Your Stories


Exercise for me was always my safe space. I loved it, it cleared my head, made me feel powerful and I genuinely enjoyed it so much.

I have actually always been active since I was a little girl, but as I got older and bullies started making me aware of my body. I started to stop doing the activities I love. I tried out for my local cheer team when I was younger in year 9 and all the years bullies were in the team. They laughed at me and told everyone in school that I wanted to be a cheerleader and how ridiculous that was.

I used to love exercise, going to the gym, dancing and being active, but over time being told that I needed to lose weight, the exercise that was mindless fun, became a punishment to myself to make me skinnier.

Alongside that, I always wanted to be strong and lift weights, and it took me a long time to realise that you didn’t have to look a certain way, you didn’t have to be a muscly man in a wife-beater vest top to go into the free weights section. I would say this held me back the most. And sometimes still gets me from time to time now.

Tiffany holding a cheer banner in her cheerleader outfit.

Exercise for me was always my safe space. I loved it, it cleared my head, made me feel powerful and I genuinely enjoyed it so much. When I managed to re-learn that exercise wasn’t just about weight loss but was for fun, I started experimenting with different forms of activity.

I tried out for cheer because I knew I loved dancing, and they had all but gone where I lived. When I started I loved it because it didn’t feel like hard work, and the feeling when you successfully hit a skill is like no other.

Cheer keeps me motivated because no one judges you on your looks. There is a big stigma behind cheer that you need to be slim and extra bendy, but us bigger girls have a place too!

I go to the gym and run when I can. Mostly I do this to build up the strength and stamina to make me a better cheer athlete.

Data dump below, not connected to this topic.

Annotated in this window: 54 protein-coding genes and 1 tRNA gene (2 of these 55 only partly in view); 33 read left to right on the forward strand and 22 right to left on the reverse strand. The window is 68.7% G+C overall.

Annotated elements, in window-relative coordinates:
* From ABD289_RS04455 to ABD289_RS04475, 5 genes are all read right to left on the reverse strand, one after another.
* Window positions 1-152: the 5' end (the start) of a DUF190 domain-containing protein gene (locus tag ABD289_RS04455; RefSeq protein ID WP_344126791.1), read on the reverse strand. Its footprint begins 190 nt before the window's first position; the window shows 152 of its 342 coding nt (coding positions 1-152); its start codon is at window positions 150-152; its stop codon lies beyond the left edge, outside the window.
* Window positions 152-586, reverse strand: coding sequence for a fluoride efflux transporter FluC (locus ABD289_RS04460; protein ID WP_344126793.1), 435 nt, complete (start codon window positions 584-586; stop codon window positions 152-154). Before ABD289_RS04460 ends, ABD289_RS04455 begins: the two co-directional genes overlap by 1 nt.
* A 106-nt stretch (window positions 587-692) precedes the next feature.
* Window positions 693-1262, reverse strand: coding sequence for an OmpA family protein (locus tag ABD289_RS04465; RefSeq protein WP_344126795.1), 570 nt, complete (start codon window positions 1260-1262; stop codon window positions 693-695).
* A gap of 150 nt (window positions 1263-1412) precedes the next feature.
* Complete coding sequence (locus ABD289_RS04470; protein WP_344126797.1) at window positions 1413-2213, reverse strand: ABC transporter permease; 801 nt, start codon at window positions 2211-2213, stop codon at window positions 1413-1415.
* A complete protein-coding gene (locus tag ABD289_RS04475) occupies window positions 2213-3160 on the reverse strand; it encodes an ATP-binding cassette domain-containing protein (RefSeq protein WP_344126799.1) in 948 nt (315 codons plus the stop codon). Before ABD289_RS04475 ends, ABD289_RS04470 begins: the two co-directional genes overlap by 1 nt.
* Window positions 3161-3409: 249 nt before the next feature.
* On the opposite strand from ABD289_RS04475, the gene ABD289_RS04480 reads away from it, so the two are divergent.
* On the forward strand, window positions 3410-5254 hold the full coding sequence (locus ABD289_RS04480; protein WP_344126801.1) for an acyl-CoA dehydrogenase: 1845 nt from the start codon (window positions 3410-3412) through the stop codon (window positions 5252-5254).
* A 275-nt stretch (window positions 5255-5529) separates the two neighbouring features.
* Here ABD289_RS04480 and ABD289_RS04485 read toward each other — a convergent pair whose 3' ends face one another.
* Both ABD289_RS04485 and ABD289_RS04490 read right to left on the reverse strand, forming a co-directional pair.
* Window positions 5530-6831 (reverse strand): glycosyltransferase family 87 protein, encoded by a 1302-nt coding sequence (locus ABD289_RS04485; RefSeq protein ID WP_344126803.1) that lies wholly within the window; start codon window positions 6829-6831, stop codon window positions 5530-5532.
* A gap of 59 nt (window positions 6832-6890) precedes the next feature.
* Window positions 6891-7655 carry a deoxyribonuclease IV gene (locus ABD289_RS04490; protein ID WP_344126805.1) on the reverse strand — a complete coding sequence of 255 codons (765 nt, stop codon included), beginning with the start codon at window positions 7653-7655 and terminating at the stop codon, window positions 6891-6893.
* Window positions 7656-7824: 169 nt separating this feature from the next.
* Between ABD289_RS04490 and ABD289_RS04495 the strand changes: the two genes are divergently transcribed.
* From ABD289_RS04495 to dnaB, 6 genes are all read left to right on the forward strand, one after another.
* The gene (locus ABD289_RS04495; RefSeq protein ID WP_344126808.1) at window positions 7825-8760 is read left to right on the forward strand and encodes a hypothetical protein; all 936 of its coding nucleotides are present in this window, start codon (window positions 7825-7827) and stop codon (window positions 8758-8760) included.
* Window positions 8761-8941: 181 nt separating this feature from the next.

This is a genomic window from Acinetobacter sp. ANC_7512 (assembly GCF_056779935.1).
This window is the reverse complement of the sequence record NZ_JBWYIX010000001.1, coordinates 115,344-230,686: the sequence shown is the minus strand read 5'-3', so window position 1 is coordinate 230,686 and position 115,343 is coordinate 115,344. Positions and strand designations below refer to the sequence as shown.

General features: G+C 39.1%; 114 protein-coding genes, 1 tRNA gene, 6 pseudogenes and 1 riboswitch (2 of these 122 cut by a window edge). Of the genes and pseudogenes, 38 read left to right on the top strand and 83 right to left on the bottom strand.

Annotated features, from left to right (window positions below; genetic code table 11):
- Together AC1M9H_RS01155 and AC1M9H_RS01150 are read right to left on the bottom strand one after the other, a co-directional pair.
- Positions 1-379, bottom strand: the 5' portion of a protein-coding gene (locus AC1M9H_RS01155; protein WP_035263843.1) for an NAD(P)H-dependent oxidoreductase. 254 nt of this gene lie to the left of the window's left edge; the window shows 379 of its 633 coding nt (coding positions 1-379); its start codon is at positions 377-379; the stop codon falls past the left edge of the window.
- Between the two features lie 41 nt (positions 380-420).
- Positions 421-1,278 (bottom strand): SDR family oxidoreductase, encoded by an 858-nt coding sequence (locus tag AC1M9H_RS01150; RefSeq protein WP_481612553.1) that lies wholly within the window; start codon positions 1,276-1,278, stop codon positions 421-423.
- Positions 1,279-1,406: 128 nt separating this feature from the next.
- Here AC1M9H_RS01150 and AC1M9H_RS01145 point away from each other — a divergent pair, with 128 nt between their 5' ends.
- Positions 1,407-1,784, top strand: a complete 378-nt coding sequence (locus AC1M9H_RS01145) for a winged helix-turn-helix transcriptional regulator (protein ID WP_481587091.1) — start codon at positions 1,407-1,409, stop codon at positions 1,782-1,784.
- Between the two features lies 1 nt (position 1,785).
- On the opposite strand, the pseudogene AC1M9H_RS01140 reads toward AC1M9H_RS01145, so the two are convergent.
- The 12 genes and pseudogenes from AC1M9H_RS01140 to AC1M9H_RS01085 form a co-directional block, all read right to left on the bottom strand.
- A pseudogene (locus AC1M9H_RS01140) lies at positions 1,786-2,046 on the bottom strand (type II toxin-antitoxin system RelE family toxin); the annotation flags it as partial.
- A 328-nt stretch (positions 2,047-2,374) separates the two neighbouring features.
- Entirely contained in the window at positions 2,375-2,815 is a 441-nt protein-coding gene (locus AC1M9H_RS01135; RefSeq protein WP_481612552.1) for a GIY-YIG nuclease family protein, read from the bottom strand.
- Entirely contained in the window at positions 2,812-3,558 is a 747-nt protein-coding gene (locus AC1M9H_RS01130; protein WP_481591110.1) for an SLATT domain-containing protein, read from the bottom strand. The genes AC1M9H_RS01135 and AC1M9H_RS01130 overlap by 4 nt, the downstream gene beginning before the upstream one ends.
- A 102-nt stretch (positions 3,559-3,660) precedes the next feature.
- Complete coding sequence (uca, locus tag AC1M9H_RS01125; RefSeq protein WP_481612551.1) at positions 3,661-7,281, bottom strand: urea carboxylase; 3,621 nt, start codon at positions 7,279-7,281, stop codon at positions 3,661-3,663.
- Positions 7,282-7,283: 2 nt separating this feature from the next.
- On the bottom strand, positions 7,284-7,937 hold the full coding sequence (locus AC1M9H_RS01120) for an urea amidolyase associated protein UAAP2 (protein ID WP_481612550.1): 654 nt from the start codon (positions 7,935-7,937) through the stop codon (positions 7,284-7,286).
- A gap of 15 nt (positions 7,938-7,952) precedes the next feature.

Tiffany and her cheer squad

It isn’t easy. I work a full-time job Monday to Friday so I fit it in when I can.

Cheer is set in stone with a set day and time, so this goes in the calendar. Everything else I do goes off how I’m feeling in the moment. I can wake up in the morning and feel really energised and get up and run, other times I may go in the evenings.

I don’t let the gym rule my life, I make sure that if I have plans with someone that I will either try and go to the gym in the morning, or I will simply miss that day.

The key for me is to reassure myself that it is okay to miss the gym and that my social life and mental health is just as important as my fitness.

Cheer makes me feel incredible. I don’t know how to describe the feeling, but knowing that your flyer has all that trust in you to hold her up by her feet and ankles is otherworldy.

I have been Cheer captain of Hurricane at Bournemouth Elite for 3 seasons now, and the pride I have in my team is beyond compare. The whole team are incredible, we put so much effort into each and every stunt. To see everyone’s improvement including my own, is so moving and I can’t express how much love I have for the sport.

When watching videos back of my skills and technique, when you hit that skill, there is nothing that makes me more powerful. Plus it is always such a power move, when someone asks if something is heavy and I reply with ‘I chuck people around for fun, I’m sure I’ll be fine’

When it comes to the gym and running, I know that exercise makes me feel so much better in day-to-day life. I feel more awake, my mood feels boosted and I am genuinely a much more confident person when I exercise.

Covid was awful for my activity. I have never been a home workout kind of person. Cheer was my safe space and that was taken away, working in the hospital was stressful so finding motivation amongst the stress wasn’t easy.

The cheer programme set up zoom classes for things like HIIT, strength conditioning and general ‘team sessions’. This was probably the best exercise I managed to get because we were able to see each other and motivate one another with our exercise.

I did start running as well. Where I lived at the time there was a beach so I started running across the seafront and I found that was able to clear my head. I am now in love with running (even if I’m not the best runner!) and I managed to put this into part of my routine.

I also got the nobs app (by @lucymountain) which had amazing home workouts to try and even joined in with some of her lives which were great.

I also think it was more difficult because all the home workouts you would find were so caught up in the weight loss aspect, that it lost what I feel exercise is really about.